إِنَّ اللَّهَ يُحِبُّ التَّوَّابِينَ وَيُحِبُّ الْمُتَطَهِّرِينَ

‘…..Allah loves those who repent, and He loves those who cleanse themselves’ (Qur’an 2:222)

Self-acceptance is not just about acknowledging the negative in you but also the positive, the good. Be thankful and appreciative of your self’s positive characteristics. Don’t overlook the goodness in you. And don’t over-obsess the goodness in you, it may lead to unhealthy pride. Acknowledge the virtue, skill, and talent. And try your best every day to improve and sustain it.

One of the main things which hinder us from loving ourselves is the thought of what people think or say about me. We are greatly troubled by the opinions people hold about us. It is a major speed breaker in self-love. Or an enormous mountain in the middle of a road.


As a Muslim, our ultimate goal is the pleasure of Allah not the pleasure of people. As long as the ride of life drives according to the compass of His will, all is well. If Prophet Muhammad صلى الله عليه وسلم had cared about the opinion of people, Islam wouldn’t have reached us. He is a role model for us all. And out of many, one of the most critical thing which we learn from his life events is that people don’t matter, their opinions and words don’t matter; Allah does. If you want to or ever intend to change yourself so that you are more acceptable to people or even to your family, remember this, you alone will stand in front of Allah on the day of judgment, not your family, and certainly not the people for whom you changed yourself. There is no point in changing yourself into someone else if you risk losing yourself, your Iman, your happiness and self-worth in the process. If someone is not able to accept you the way you are, walk away if you can. If you can’t, ask Allah to help you deal with them. Never let the action or sentences with subtext, ‘you don’t matter’ affect you. You matter. Maybe to them, you don’t. So what. Who cares? 😉 You matter. Just because someone failed to see your worth does not mean you are worthless.

Filter it out:
It is said, ‘tune out the carping, the criticism, and the negativity. And enjoy life for it is only granted once’. Hmmm. It may sound like a wise thing to do, but tuning out the criticism is not constructive. Why? We need to understand that we are not perfect. We make mistakes. We are humans. And many times in life we receive advice or criticism from people of various temperament, age, and wisdom. Sometimes an advice received with love and warmth when weighed logically can prove to be inefficient. Just because someone said it with tenderness doesn’t validate its prudence. They are humans. Everyone has different life experiences, set of beliefs and cultural values. Not everything that resonates with them is going to resonate with you. If someone advises you to chop off your hair because it’ll save the daily effort of combing and washing, will you? Of course, you won’t, even if it may sound logical and time-saving. Similarly, a spot-on advice sometimes may sound like sarcasm or an hour-long lecture coming out of your mother’s beautiful mouth. The way something was said should not devalue its truthfulness and wisdom. As a wise man once said,’ Do not look at who said it, how he said it when he said it but what he said’. Wisdom 101. It might hurt your heart and ears to let pour in the harsh words. But you are strong. You are wise. You can work past that hurt and harshness to finding a rose for yourself to adorn with, in between a jungle of thorns. Just ask Allah to help you and give you the strength needed to be optimistic in the face of adversities, both inner and outer. So don’t tune it out, filter it out. Weigh the words said to you. If it makes sense according to Quran, Sunnah and you, implement it in your life. If not, throw them away. Don’t dwell on it.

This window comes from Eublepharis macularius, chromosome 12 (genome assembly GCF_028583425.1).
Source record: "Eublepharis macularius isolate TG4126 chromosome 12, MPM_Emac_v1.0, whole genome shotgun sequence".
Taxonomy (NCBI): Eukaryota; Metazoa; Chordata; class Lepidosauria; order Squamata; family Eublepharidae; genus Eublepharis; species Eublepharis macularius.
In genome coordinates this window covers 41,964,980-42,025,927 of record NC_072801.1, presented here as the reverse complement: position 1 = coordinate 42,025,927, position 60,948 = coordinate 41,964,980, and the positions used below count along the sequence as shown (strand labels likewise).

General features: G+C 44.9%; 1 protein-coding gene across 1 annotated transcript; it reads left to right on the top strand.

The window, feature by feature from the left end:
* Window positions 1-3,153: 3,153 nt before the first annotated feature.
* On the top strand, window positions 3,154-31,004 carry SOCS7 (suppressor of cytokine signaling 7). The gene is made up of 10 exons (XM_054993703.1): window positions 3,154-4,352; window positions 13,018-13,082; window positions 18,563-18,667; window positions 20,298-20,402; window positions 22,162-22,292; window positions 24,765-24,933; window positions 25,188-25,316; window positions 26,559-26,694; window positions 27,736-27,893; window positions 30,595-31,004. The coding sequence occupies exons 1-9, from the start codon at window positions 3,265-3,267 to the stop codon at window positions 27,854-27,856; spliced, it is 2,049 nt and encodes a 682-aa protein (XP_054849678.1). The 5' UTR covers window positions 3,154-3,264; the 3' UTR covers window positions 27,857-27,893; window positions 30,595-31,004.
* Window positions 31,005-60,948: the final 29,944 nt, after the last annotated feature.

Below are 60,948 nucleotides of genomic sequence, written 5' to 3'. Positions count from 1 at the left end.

Self-love takes hard work, practice and time, like every other thing. It is not something you might develop overnight. But it is not an impossible thing. The man has reached the moon, but self-love, to the masses, seems even harder than that. It is not.


‘You are worth finding, worth knowing, worth loving. You + all your one million layers. Always hold that close.’ –quoted